Did you know that from the amount of blood taken in a routine blood test it is possible for researchers to create ‘mini-lungs’ to study lung diseases in a dish in the laboratory? This is research that the Cystic Fibrosis Trust is funding at the University of Cambridge, thanks to the ongoing support of AJN Steelstock.
Studies in the ‘mini-lungs’ will help researchers develop tailored treatments for people with cystic fibrosis. They’re also the first step in developing ways to repair their damaged lungs.
Cystic fibrosis (CF) is an inherited condition that affects approximately 10,500 people in the UK. It causes the lungs not to work properly, also affecting other parts of the body too. It is harder for people with CF to breathe and get the oxygen their body needs. They’re also more likely to get chest infections, often triggering hospital stays of several weeks at a time. These problems are caused by the lining of the lungs being thicker and stickier than normal.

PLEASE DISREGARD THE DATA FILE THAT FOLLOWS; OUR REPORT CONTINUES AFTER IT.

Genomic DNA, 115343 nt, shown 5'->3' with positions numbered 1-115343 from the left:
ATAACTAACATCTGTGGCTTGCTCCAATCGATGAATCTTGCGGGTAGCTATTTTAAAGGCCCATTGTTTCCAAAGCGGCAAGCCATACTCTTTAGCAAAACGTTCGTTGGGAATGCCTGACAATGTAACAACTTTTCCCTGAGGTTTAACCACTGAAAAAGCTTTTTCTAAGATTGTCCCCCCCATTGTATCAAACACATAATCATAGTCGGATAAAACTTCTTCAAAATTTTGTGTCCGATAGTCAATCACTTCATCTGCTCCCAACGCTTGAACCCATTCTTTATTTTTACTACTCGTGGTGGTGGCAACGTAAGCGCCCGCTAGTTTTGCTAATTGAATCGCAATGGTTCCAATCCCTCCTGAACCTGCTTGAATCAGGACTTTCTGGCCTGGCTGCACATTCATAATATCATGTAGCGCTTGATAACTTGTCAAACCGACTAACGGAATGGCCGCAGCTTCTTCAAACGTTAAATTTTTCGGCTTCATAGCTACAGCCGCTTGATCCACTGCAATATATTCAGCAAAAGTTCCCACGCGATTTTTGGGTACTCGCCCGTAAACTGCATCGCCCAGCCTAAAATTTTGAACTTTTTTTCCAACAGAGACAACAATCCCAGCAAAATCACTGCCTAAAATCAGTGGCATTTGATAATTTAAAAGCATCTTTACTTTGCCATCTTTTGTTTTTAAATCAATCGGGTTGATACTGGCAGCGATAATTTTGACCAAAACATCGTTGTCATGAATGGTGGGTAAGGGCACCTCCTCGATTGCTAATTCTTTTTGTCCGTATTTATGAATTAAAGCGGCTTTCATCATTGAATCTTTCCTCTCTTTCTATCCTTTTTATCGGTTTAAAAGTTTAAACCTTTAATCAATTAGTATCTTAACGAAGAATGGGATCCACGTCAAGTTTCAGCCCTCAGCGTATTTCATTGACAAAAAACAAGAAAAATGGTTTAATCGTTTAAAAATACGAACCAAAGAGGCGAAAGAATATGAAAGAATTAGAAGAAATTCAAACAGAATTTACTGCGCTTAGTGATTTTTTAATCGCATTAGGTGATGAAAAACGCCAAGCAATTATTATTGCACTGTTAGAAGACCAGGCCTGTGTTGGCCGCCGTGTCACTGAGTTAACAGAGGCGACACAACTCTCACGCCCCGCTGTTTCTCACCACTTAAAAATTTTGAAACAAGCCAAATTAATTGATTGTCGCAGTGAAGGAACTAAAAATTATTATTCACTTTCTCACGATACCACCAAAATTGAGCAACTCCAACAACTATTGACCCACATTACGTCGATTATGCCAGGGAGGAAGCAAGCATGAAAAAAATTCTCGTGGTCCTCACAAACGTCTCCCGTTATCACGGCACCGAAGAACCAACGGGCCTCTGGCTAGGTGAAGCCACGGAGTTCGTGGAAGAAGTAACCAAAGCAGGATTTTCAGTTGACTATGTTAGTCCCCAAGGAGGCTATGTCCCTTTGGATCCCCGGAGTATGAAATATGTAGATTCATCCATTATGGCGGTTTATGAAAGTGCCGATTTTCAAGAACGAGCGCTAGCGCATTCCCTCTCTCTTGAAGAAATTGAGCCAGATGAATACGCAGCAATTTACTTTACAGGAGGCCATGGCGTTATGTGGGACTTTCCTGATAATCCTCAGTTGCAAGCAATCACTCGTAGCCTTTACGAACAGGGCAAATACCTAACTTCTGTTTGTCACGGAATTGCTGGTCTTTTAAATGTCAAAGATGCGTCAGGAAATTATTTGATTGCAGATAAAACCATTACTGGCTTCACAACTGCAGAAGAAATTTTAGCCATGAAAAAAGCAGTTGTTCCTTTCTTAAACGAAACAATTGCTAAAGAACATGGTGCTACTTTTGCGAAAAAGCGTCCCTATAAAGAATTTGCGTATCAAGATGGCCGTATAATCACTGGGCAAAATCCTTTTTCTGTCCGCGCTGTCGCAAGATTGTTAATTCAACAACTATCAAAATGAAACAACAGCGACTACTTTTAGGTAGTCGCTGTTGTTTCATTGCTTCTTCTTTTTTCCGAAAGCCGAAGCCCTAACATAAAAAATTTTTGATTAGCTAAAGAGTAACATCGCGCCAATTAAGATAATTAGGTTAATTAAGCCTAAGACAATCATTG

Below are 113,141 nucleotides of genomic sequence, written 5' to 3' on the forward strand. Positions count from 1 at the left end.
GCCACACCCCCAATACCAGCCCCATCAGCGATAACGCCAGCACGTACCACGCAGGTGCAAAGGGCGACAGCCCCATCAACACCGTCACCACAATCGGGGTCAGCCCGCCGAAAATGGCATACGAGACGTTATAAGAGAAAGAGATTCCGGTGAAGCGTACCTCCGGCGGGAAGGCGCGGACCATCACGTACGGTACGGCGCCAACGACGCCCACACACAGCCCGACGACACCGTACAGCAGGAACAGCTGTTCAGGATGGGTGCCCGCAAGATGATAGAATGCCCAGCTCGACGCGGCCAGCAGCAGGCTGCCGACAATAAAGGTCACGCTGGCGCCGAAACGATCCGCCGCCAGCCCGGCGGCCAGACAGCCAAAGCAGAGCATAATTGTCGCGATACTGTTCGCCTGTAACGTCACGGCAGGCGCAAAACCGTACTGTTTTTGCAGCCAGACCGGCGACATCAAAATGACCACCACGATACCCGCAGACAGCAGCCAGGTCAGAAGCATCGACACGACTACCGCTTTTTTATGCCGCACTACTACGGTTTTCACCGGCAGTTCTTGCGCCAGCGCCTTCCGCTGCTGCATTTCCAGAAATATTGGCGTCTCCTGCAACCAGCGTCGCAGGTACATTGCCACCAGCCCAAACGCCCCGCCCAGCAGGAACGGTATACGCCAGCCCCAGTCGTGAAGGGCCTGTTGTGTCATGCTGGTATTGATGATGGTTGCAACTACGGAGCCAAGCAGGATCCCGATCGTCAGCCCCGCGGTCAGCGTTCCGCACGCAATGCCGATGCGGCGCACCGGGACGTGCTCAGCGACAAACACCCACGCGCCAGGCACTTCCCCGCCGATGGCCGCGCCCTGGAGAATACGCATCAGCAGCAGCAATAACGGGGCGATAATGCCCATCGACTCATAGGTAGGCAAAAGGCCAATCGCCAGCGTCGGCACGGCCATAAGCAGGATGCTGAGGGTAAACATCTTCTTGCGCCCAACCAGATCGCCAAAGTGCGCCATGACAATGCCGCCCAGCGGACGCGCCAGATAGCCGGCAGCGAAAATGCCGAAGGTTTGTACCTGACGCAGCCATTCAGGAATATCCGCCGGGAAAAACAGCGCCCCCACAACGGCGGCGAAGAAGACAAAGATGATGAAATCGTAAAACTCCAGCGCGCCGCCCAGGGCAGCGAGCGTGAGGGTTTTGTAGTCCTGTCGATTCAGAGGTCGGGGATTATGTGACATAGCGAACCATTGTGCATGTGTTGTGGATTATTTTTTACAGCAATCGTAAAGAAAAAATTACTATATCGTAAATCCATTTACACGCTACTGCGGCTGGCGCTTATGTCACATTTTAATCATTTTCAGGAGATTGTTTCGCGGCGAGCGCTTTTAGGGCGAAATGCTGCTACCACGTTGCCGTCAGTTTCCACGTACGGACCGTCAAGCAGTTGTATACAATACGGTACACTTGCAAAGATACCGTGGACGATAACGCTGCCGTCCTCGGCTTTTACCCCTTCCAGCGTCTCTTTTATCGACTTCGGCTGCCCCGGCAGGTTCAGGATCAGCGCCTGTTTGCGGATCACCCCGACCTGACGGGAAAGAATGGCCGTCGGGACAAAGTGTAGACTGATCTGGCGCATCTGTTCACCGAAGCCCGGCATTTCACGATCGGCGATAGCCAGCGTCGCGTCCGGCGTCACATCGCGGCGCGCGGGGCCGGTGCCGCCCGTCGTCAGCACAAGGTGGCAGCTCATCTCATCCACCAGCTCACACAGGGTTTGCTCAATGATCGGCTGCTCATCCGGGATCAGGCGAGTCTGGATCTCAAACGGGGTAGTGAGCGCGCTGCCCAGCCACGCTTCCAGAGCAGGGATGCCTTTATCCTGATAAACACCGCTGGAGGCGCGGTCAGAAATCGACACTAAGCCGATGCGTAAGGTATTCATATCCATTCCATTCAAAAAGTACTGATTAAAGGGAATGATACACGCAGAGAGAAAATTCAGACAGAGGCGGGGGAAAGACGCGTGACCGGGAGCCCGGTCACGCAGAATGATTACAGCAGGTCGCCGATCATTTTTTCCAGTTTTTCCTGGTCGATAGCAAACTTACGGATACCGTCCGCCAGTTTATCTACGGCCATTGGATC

Taking blood cells back to basics
To design new drug treatments suitable for every type of CF, a really good understanding of how lung cells are going wrong is required and world-leading researchers working as part of the Cystic Fibrosis Trust’s Innovation Hub in Cambridge have been fine tuning a new method– using blood samples from people with CF as their starting material!
“We are delighted with the progress that has been made in the Innovation Hub”, commented Janet Allen from the Cystic Fibrosis Trust.
“These mini-lungs will allow us to test for individual responses to drugs which takes into account person to person variation, ultimately tailoring treatment to each person with cystic fibrosis. In the long term, delivering stem cells to the lungs could be way of repairing damaged lungs.”